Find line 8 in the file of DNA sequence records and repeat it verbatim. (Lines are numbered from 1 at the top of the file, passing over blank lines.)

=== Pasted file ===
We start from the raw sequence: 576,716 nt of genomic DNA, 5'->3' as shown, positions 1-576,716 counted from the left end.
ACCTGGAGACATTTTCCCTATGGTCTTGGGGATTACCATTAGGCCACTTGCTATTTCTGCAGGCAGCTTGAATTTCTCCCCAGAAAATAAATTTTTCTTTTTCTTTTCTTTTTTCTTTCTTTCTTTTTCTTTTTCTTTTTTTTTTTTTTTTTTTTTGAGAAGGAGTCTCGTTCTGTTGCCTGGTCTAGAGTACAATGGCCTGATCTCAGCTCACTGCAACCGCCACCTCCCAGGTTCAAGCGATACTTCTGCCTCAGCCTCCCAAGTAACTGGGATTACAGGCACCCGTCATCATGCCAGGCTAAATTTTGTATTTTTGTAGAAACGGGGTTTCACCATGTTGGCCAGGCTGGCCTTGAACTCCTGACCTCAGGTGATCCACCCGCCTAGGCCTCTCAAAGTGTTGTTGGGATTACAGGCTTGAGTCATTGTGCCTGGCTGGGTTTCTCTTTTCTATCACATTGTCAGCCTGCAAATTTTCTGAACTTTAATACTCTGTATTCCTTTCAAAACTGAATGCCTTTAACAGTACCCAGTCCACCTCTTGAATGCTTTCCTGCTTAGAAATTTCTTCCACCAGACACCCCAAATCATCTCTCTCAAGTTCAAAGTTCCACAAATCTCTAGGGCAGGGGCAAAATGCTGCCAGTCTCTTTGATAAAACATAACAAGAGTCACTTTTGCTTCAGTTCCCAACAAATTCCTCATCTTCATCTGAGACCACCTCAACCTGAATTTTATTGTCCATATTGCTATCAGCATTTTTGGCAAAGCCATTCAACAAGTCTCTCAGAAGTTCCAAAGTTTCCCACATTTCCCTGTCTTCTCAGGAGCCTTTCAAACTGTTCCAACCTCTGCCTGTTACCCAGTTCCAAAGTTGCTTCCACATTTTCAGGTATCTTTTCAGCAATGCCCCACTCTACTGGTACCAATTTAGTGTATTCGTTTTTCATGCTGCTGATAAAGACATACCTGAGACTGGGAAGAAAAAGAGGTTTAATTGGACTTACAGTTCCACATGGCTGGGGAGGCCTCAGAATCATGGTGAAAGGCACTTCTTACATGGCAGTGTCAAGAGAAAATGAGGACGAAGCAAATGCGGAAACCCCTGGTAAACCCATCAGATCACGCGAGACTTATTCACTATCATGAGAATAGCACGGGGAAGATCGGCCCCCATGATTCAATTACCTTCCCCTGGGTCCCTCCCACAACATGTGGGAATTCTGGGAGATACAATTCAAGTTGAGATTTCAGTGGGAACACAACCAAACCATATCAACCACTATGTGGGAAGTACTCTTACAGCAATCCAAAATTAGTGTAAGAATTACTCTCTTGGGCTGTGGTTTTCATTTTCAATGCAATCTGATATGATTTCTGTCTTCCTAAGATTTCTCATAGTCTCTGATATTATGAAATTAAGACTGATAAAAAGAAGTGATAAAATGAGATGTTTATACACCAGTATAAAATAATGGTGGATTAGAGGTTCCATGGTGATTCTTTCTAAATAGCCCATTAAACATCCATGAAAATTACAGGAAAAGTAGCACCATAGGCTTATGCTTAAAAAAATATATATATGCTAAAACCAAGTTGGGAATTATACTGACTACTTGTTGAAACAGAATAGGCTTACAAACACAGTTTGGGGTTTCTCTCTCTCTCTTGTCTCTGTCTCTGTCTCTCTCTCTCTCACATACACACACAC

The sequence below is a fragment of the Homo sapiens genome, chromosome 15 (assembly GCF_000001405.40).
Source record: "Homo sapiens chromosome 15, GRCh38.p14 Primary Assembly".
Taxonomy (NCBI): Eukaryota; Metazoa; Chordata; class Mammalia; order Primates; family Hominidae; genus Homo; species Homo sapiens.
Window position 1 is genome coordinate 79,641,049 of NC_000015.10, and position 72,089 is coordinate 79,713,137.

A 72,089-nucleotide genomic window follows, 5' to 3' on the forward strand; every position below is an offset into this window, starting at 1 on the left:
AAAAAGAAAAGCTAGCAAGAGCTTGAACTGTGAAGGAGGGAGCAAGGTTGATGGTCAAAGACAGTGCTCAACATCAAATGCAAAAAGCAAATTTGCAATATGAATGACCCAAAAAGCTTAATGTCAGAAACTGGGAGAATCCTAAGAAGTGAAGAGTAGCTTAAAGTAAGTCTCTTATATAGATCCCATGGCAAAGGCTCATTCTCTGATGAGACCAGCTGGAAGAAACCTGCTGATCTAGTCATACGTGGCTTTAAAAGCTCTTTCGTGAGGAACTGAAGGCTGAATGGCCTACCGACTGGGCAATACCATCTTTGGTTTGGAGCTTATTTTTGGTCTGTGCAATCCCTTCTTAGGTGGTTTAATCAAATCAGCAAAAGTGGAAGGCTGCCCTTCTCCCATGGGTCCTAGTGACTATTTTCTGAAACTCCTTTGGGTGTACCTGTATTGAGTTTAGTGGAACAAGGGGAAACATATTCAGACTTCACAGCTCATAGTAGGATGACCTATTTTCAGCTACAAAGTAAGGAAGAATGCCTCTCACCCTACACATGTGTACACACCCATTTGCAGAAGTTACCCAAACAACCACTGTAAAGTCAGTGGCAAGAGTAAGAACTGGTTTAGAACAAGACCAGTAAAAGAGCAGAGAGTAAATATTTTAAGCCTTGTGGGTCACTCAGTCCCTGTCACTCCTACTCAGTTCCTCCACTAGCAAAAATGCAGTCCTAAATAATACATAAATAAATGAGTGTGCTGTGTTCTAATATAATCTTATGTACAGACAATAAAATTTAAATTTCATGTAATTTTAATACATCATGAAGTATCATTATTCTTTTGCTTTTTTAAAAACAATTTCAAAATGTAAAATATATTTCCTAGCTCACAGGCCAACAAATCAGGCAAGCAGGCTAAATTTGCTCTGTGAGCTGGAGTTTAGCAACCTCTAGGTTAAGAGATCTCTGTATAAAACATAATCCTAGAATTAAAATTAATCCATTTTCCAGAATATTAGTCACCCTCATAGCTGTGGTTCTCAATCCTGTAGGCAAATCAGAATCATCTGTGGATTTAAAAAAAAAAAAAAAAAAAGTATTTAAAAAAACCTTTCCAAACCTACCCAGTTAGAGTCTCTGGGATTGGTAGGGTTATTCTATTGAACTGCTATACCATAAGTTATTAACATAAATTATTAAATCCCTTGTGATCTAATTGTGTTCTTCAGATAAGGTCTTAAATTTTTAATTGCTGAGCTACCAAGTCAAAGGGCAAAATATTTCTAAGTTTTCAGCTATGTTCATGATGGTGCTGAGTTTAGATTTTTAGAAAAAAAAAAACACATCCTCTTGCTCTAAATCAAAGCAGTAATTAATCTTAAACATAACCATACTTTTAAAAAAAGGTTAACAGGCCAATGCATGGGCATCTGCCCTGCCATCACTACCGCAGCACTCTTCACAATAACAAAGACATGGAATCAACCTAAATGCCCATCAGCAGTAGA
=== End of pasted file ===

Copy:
AAAAAGAAAAGCTAGCAAGAGCTTGAACTGTGAAGGAGGGAGCAAGGTTGATGGTCAAAGACAGTGCTCAACATCAAATGCAAAAAGCAAATTTGCAATATGAATGACCCAAAAAGCTTAATGTCAGAAACTGGGAGAATCCTAAGAAGTGAAGAGTAGCTTAAAGTAAGTCTCTTATATAGATCCCATGGCAAAGGCTCATTCTCTGATGAGACCAGCTGGAAGAAACCTGCTGATCTAGTCATACGTGGCTTTAAAAGCTCTTTCGTGAGGAACTGAAGGCTGAATGGCCTACCGACTGGGCAATACCATCTTTGGTTTGGAGCTTATTTTTGGTCTGTGCAATCCCTTCTTAGGTGGTTTAATCAAATCAGCAAAAGTGGAAGGCTGCCCTTCTCCCATGGGTCCTAGTGACTATTTTCTGAAACTCCTTTGGGTGTACCTGTATTGAGTTTAGTGGAACAAGGGGAAACATATTCAGACTTCACAGCTCATAGTAGGATGACCTATTTTCAGCTACAAAGTAAGGAAGAATGCCTCTCACCCTACACATGTGTACACACCCATTTGCAGAAGTTACCCAAACAACCACTGTAAAGTCAGTGGCAAGAGTAAGAACTGGTTTAGAACAAGACCAGTAAAAGAGCAGAGAGTAAATATTTTAAGCCTTGTGGGTCACTCAGTCCCTGTCACTCCTACTCAGTTCCTCCACTAGCAAAAATGCAGTCCTAAATAATACATAAATAAATGAGTGTGCTGTGTTCTAATATAATCTTATGTACAGACAATAAAATTTAAATTTCATGTAATTTTAATACATCATGAAGTATCATTATTCTTTTGCTTTTTTAAAAACAATTTCAAAATGTAAAATATATTTCCTAGCTCACAGGCCAACAAATCAGGCAAGCAGGCTAAATTTGCTCTGTGAGCTGGAGTTTAGCAACCTCTAGGTTAAGAGATCTCTGTATAAAACATAATCCTAGAATTAAAATTAATCCATTTTCCAGAATATTAGTCACCCTCATAGCTGTGGTTCTCAATCCTGTAGGCAAATCAGAATCATCTGTGGATTTAAAAAAAAAAAAAAAAAAAGTATTTAAAAAAACCTTTCCAAACCTACCCAGTTAGAGTCTCTGGGATTGGTAGGGTTATTCTATTGAACTGCTATACCATAAGTTATTAACATAAATTATTAAATCCCTTGTGATCTAATTGTGTTCTTCAGATAAGGTCTTAAATTTTTAATTGCTGAGCTACCAAGTCAAAGGGCAAAATATTTCTAAGTTTTCAGCTATGTTCATGATGGTGCTGAGTTTAGATTTTTAGAAAAAAAAAAACACATCCTCTTGCTCTAAATCAAAGCAGTAATTAATCTTAAACATAACCATACTTTTAAAAAAAGGTTAACAGGCCAATGCATGGGCATCTGCCCTGCCATCACTACCGCAGCACTCTTCACAATAACAAAGACATGGAATCAACCTAAATGCCCATCAGCAGTAGA